One of the most important powers at the disposal of Canadian prime ministers is their ability to appoint individuals to public organizations or advisory committees. While most people know about the role prime ministers play in appointing their cabinet or senators, it is not generally known that prime ministers, often in concert with the relevant ministers also play a significant role in recommending an array of people to a wide range of organizations. As a consequence, over the course of a four-year mandate, a prime minister could potentially be involved in more than 3,000 full and part-time appointments.
This prerogative includes the appointment of CEOs and members of boards of directors to large public organizations such as the Canadian Broadcasting Corporation or Export Development Canada as well as part-time appointments for small advisory groups. In addition, the prime minister proposes the appointment of all Supreme and Federal Court judges, all ambassadors and heads of missions abroad, and all deputy ministers.
Canada has rightfully earned an international reputation for good public management and robust accountability systems but one area where we have lagged behind other comparator countries is the way in which the federal government appoints public office holders.
Since being sworn in as Canada’s prime minister, Justin Trudeau has aggressively followed up on many of his election promises, including his commitment to modernize the current appointment process. The issue was given particular prominence during the election when it was discovered that, in the last months of the Conservative government, Prime Minister Harper had appointed 33 people whose terms would extend well beyond the mandate of his government.
In the mandate letter that the Prime Minister sent to his newly elected Minister of Democratic Institutions, Maryam Monsef, her “overarching goal will be to strengthen the openness and fairness of Canada’s public institutions.” She was also directed to play a major role in fulfilling the government’s commitment to transparent, merit-based appointments.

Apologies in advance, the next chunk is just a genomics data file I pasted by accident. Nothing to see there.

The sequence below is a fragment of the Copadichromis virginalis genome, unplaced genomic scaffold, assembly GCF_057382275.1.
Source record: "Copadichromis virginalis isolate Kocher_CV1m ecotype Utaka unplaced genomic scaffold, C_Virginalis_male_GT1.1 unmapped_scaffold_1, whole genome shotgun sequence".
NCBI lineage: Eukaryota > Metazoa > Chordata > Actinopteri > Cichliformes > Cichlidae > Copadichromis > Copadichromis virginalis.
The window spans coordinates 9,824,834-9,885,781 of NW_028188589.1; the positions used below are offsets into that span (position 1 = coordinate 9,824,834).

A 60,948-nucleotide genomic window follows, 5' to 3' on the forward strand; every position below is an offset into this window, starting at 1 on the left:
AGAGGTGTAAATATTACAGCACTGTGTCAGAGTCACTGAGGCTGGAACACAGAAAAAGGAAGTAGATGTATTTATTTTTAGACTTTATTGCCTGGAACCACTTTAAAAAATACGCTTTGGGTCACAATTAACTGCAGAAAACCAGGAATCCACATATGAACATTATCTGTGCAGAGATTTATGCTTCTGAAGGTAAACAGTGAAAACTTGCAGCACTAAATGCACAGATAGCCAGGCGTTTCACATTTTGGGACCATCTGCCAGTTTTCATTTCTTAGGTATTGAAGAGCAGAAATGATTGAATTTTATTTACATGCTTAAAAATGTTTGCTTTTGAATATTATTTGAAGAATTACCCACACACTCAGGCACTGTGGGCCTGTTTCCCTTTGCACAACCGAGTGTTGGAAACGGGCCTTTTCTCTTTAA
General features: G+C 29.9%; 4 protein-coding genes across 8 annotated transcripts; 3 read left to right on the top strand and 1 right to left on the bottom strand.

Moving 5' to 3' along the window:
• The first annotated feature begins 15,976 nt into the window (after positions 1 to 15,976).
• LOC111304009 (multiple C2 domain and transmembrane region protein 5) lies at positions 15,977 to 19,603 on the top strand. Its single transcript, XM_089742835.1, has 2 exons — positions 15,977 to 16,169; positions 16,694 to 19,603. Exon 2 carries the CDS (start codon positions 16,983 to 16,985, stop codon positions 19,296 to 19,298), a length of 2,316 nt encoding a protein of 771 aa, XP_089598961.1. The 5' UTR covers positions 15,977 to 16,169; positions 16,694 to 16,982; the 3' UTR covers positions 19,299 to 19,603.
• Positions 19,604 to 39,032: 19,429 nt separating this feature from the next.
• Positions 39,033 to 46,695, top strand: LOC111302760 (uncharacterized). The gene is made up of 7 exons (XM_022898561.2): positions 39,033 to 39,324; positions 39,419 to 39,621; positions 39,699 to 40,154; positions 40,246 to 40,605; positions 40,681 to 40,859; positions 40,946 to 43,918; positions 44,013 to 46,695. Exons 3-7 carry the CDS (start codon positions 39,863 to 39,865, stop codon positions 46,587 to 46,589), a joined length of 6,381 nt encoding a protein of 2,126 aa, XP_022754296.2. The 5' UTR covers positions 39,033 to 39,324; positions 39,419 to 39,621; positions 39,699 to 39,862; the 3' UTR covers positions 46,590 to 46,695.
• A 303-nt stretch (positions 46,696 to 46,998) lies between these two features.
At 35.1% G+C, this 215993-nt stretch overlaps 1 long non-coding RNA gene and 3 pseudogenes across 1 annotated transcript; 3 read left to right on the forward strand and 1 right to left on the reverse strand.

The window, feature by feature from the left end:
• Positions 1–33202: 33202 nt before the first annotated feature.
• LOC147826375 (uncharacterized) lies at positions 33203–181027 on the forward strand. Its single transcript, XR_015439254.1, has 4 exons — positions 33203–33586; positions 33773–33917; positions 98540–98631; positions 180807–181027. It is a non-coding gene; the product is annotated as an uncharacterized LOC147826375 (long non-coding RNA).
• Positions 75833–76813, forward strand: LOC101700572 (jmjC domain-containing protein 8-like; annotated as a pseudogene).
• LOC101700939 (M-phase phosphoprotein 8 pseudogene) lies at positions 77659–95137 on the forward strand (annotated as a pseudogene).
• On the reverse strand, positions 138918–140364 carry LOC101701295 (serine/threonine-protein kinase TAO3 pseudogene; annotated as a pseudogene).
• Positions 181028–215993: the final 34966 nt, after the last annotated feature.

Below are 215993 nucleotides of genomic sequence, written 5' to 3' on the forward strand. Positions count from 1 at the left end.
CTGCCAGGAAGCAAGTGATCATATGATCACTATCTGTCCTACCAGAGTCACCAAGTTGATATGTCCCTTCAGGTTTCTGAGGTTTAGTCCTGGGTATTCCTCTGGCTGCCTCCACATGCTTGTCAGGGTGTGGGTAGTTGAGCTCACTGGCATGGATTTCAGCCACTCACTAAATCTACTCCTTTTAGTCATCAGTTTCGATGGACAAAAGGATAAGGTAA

In February the new government gave further indications where they are heading with their reform package when they issued a statement that reemphasized how the new appointment system, in contrast to earlier ones, would be based on ‘an open, transparent and merit-based selection process’, meet gender and diversity guidelines, and introduce a rigorous selection process that compares applicants’ skills to the requirements of the job.
This is a very encouraging start and, given that Canada is more than 20 years behind comparator nations, this gives policy makers the opportunity to give full consideration to their best practices. For example, the British government created a Centre for Public Appointments in 1995 after many concerns were raised in Parliament and the media about the conduct and standards of those in public life. As a result, sweeping changes were introduced that were anchored around this new Centre which promotes public appointments, identifies potential public office holders and manages a selection process that gives Ministers or the prime minister an opportunity to meet the most qualified candidates prior to making a final decision.
In Australia, the federal government created a similar body. AusGovBoard has a more limited function than its British counterpart in the sense that it is primarily concerned with public agencies. Nonetheless, AusGovBoard is an online information source for more than 400 government boards that provides information to potential appointees on board descriptions, current vacancies, appointment terms and expiry dates.
In Canada, the government of Ontario has created the Public Appointments Secretariat where ‘all Ontarians have an up-to-date and accurate picture of the vacancies and the timetable for filling them. As in the case of the UK and Australia, the Secretariat is also designed ‘to ensure that these agencies are made up of members who are qualified to do the job’ and who are representative of all segments of Ontario society.
Currently the federal government is looking at options to make the system more transparent and representative of Canada’s diversity, and allow for more meritorious appointments. Since early March, as an interim measure, the PCO has mounted a website (www.appointments-nominations.gc.ca) for potential board members to register their interest in serving on a commission, board, Crown corporation, agency or tribunal. In order to give full effect to their efforts, the prime minister has also pledged to limit appointments to those that are essential and, in those circumstances, only for a one-year mandate to ensure that appointments will fall under the new regime.
The opportunity to align Canada’s governance structure with its principles is at hand. The government has already addressed some of the issues around Senate and electoral reform and its refashioning of the appointment process will be another building block in strengthening of Canada’s democratic institutions.
The federal government should be congratulated for making the reform of the appointment process a priority among a long list of many other worthy and competing ones. However, this opportunity must not be squandered in its haste to check off another election promise before moving on to the next one. Instead, now is the time to pause long enough to learn from those countries that have recently reformed their appointment processes in order to take advantage of best practices.
David Zussman is a Senior Fellow in the Graduate School of Public and International Affairs at the University of Ottawa and is Research Advisor to the Public Sector Practice of Deloitte. email@example.com